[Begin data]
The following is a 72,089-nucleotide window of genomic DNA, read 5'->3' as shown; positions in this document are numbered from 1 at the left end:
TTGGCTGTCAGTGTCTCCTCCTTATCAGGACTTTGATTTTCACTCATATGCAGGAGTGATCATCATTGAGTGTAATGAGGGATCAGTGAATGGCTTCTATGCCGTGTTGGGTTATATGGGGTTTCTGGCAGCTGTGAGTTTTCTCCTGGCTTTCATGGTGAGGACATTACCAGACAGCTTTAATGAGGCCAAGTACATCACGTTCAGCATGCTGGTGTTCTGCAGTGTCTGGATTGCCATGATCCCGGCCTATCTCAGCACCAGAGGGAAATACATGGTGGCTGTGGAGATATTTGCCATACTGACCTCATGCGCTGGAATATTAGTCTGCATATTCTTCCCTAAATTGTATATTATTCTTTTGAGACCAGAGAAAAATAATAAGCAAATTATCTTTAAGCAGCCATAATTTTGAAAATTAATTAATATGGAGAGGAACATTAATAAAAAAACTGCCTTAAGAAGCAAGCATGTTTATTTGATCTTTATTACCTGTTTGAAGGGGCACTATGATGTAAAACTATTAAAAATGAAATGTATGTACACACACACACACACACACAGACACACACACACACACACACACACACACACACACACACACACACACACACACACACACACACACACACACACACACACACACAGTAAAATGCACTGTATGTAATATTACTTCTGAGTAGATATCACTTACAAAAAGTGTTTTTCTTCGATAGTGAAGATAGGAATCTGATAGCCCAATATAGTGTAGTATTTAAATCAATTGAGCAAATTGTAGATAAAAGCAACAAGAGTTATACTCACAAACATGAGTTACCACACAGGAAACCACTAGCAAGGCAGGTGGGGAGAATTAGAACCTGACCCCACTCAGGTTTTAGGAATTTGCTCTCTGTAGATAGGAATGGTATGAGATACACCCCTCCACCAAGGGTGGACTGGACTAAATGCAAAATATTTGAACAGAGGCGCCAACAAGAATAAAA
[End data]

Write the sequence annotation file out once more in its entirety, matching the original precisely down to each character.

The following is a 72,089-nucleotide window of genomic DNA, read 5'->3' as shown; positions in this document are numbered from 1 at the left end:
TTGGCTGTCAGTGTCTCCTCCTTATCAGGACTTTGATTTTCACTCATATGCAGGAGTGATCATCATTGAGTGTAATGAGGGATCAGTGAATGGCTTCTATGCCGTGTTGGGTTATATGGGGTTTCTGGCAGCTGTGAGTTTTCTCCTGGCTTTCATGGTGAGGACATTACCAGACAGCTTTAATGAGGCCAAGTACATCACGTTCAGCATGCTGGTGTTCTGCAGTGTCTGGATTGCCATGATCCCGGCCTATCTCAGCACCAGAGGGAAATACATGGTGGCTGTGGAGATATTTGCCATACTGACCTCATGCGCTGGAATATTAGTCTGCATATTCTTCCCTAAATTGTATATTATTCTTTTGAGACCAGAGAAAAATAATAAGCAAATTATCTTTAAGCAGCCATAATTTTGAAAATTAATTAATATGGAGAGGAACATTAATAAAAAAACTGCCTTAAGAAGCAAGCATGTTTATTTGATCTTTATTACCTGTTTGAAGGGGCACTATGATGTAAAACTATTAAAAATGAAATGTATGTACACACACACACACACACACAGACACACACACACACACACACACACACACACACACACACACACACACACACACACACACACACACACACACACACACACACACAGTAAAATGCACTGTATGTAATATTACTTCTGAGTAGATATCACTTACAAAAAGTGTTTTTCTTCGATAGTGAAGATAGGAATCTGATAGCCCAATATAGTGTAGTATTTAAATCAATTGAGCAAATTGTAGATAAAAGCAACAAGAGTTATACTCACAAACATGAGTTACCACACAGGAAACCACTAGCAAGGCAGGTGGGGAGAATTAGAACCTGACCCCACTCAGGTTTTAGGAATTTGCTCTCTGTAGATAGGAATGGTATGAGATACACCCCTCCACCAAGGGTGGACTGGACTAAATGCAAAATATTTGAACAGAGGCGCCAACAAGAATAAAA